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Babies with tongue tie

Some babies are born with a tongue tie. This is where the strip of skin under the tongue connecting the tongue to the bottom of the mouth is shorter, tighter than it should be.

Tongue tie   Tongue tie    Tongue tie

Tongue tie may be diagnosed shortly after birth but may not be identified until your baby is older.

For babies with tongue tie, the movement of the tongue upwards, forwards and side to side might be reduced. The restrictions can be varied, be found at any point under the tongue and can be difficult to spot.

For a baby to feed effectively, their tongue needs to be able to move freely. This is even more important when breast feeding as the tongue needs to be free to move and cup the breast tissue to the roof of their mouth so that they can effectively feed from the breast.

Signs that a tongue tie is affecting breast feeding include:

  • Painful feeding throughout the feed, with damage to the nipples
  • Misshapen nipples; pinched at the end, lipstick shaped. The nipple should look the same but become elongated after a feed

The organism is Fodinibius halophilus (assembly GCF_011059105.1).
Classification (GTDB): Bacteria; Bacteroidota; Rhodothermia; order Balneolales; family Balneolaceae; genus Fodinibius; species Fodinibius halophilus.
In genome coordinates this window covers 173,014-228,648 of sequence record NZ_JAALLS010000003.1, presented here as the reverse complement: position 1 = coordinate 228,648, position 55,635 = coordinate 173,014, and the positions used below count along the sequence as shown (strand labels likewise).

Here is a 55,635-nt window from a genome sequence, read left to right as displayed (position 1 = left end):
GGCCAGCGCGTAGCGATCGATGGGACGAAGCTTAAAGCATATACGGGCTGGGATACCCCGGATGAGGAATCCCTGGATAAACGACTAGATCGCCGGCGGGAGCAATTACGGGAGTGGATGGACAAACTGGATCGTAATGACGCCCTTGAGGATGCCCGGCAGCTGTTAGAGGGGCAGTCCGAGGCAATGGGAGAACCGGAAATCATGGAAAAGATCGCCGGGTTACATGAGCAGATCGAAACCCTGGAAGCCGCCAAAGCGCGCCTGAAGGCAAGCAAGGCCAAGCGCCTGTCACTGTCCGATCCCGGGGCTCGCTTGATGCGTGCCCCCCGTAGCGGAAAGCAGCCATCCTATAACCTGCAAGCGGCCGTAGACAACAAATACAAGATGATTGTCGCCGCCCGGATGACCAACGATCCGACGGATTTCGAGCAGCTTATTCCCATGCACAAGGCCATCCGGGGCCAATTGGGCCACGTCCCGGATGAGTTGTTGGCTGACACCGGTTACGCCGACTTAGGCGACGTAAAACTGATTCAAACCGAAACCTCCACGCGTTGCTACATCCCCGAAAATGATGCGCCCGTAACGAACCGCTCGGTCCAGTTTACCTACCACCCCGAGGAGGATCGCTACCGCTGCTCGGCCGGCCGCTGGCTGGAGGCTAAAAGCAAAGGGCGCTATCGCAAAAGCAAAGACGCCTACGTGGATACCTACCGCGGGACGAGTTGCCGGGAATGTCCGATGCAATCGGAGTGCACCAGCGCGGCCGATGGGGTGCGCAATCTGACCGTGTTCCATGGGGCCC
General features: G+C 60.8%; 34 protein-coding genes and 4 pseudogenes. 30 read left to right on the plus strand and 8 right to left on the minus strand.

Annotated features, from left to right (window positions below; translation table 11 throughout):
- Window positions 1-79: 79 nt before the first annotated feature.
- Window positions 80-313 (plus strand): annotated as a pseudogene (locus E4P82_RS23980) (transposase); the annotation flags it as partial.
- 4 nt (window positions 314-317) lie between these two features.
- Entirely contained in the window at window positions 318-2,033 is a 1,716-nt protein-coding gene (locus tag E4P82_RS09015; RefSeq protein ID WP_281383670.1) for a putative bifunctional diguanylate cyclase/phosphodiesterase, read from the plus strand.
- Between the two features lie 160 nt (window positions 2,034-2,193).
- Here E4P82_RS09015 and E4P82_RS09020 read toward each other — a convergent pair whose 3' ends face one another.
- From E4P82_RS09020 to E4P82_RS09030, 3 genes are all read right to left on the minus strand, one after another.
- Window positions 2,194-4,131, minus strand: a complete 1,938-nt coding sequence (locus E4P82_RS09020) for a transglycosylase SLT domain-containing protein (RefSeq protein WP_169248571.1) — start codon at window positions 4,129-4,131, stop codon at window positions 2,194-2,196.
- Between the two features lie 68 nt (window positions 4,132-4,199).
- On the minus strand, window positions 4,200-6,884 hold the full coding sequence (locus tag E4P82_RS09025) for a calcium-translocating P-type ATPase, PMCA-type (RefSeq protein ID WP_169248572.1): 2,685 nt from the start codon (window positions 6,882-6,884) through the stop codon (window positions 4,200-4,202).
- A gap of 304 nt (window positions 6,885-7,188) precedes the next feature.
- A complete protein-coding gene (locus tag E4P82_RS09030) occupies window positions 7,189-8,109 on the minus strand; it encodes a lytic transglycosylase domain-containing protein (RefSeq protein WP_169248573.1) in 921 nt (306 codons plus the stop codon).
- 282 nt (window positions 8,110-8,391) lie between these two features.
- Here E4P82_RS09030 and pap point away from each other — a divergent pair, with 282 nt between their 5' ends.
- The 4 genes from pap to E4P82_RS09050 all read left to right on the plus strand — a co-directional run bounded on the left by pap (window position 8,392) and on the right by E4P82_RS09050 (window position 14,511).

• Blocked ducts or mastitis as the breast is not being drained effectively
  • Low milk production – as the breast is not effectively drained

Signs that a tongue tie is affecting feeding include:

  • Slow or poor weight gain in your baby
  • There may be a clicking sound during the feed
  • Your baby may be unsettled between feeds and might suffer with excessive wind, hiccups and reflux

If feeding is not affected by the tongue tie, then you don’t need to do anything.

However, if you or your baby experience any feeding issues, it’s important to seek support as soon as possible. Speak to your midwife, health visitor or seek peer support. They can help with positioning and achieving a deeper latch, and also refer you to your infant feeding specialist/team for further support.

Treatment of tongue tie

If positioning and latch don’t improve feeding, then your baby can be referred to have their tongue tie reviewed and cut if necessary.

This is a very quick procedure and, as there are very few nerves and blood vessels in this piece of skin, it is able to be done quickly and without anaesthetic.

It’s advised to feed your baby immediately after the procedure as this provides comfort for both you and your baby. With increased movement of the tongue, feeding can often improve straight away.

Speak to your GP, health visitor or midwife to discuss tongue tie treatment options.

Useful links

National breastfeeding helpline


Page last reviewed: 22-03-2021

Next review due: 22-03-2024